And it came to pass, before he had done speaking, that, behold, Rebekah came out, who was born to Bethuel, son of Milcah…
Golden trinkets were abundantly used among most of the Asiatic nations from early times; and those which Abraham's servant offered to Rebekah (ver. 22) belong to the most common ornaments. The nose-ring, chiefly, though not exclusively, worn by men, and applied by American tribes also, is inserted in the cartilage of the nose, either in the middle or in one side; it is often of considerable size, reaches generally beneath the mouth, and not always contributes to enhance the beauty of the face. It is here stated as having the weight of a beka, which is half a shekel, or a Greek drachm. The nose-rings worn at present by the Oriental women are often of ivory, or of gold; they are hollow, to render them less inconveniently heavy, and sometimes set with jewels — mostly a ruby between two pearls. Bracelets are such favourite ornaments with Oriental ladies, that they are not only worn by them in an unusual quantity, but are promised by Mohammed among the rewards of piety. Sometimes the whole arm, from the wrist of the hand to the elbow, is covered with them; sometimes two or more are worn, one above the other; and they are not unfrequently so heavy that they almost appear to be a burden to the fair owners. Two of them are here stated to have weighed ten shekels of gold — certainly a liberal present. Men also liked to adorn their wrist or upper arm with bracelets. On the Assyrian sculptures scarcely any person of wealth or station, or even any deity, appears without them. They were generally worn on one arm, and sometimes on both. Those who were unable to purchase gold or silver bracelets, contented themselves with procuring them of copper, ivory, horn, or glass. They were not always made with great skill or taste; they had not in all cases a lock, and often consisted merely of a large broad ring, through which the wearer forced the hand. The Egyptian bracelets, however, are in many instances not without elegance; and those represented on the Assyrian monuments, or found in the excavations of Mesopotamia, are scarcely inferior to them either in taste or in costliness.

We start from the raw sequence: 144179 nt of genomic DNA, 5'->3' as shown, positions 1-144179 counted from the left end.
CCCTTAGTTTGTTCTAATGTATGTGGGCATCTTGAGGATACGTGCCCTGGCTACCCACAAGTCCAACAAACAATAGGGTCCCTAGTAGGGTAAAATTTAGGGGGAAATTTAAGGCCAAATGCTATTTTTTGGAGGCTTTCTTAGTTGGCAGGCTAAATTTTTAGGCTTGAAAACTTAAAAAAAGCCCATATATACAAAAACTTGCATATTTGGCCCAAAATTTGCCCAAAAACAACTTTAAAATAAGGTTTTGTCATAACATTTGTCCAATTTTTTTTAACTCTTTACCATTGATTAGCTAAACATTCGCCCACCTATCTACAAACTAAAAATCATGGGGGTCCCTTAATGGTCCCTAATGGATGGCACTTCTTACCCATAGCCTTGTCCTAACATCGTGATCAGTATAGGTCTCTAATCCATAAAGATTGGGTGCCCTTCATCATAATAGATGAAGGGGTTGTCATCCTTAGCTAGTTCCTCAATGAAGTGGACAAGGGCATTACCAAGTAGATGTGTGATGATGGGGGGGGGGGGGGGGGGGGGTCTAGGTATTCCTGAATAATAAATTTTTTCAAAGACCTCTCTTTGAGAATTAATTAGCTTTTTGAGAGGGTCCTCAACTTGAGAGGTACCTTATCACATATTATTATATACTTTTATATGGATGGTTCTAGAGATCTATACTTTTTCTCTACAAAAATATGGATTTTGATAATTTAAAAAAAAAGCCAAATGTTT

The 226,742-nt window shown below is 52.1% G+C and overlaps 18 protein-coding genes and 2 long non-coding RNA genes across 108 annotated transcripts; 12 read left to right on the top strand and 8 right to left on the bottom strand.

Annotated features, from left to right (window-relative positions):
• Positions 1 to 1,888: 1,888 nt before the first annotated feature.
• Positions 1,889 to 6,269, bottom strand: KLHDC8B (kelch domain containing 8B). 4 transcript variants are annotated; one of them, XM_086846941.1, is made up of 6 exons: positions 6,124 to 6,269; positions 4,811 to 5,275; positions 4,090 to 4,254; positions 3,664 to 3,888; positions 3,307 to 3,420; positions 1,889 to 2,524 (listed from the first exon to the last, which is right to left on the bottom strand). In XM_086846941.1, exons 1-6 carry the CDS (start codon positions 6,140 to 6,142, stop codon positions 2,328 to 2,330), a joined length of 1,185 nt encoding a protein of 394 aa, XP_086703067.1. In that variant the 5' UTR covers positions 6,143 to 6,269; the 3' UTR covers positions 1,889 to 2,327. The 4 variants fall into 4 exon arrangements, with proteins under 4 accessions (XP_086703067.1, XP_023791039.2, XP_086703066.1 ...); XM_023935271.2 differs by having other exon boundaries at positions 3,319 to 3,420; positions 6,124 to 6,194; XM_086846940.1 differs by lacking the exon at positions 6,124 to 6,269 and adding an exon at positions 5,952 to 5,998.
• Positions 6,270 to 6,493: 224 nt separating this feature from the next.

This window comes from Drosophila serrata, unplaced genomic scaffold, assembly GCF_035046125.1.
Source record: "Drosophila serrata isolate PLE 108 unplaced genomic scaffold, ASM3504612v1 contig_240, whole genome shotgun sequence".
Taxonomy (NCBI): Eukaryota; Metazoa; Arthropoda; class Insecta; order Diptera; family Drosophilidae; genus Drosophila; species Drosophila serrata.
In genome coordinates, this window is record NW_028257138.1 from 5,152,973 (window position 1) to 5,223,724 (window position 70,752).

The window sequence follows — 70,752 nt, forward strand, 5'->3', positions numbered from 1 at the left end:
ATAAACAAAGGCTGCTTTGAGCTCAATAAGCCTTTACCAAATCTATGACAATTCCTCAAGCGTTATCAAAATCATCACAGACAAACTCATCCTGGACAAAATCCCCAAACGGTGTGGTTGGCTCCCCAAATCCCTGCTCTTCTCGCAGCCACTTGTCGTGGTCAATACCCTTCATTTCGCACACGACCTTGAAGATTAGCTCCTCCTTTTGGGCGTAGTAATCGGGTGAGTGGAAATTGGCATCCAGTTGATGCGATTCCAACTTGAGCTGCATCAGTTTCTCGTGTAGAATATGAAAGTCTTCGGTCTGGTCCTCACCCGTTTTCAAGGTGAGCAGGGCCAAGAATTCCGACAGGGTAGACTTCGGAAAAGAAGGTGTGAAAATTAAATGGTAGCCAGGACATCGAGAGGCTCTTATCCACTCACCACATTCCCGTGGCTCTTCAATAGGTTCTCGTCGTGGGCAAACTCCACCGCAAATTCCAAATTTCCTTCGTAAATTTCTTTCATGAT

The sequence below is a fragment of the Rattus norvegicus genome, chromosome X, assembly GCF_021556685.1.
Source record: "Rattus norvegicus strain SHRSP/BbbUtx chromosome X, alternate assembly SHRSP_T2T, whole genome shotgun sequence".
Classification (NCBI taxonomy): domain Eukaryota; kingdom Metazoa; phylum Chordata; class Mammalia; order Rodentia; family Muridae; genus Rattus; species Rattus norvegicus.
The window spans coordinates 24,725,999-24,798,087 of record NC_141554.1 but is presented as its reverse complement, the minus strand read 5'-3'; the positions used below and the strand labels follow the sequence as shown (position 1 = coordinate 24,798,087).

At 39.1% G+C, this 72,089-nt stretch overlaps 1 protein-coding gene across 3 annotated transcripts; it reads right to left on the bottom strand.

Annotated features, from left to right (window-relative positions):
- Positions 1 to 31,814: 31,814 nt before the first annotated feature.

(M. M. Malisch, Ph. D.)
Blessed be the Lord God. —
Parallel VersesKJV: And it came to pass, before he had done speaking, that, behold, Rebekah came out, who was born to Bethuel, son of Milcah, the wife of Nahor, Abraham's brother, with her pitcher upon her shoulder.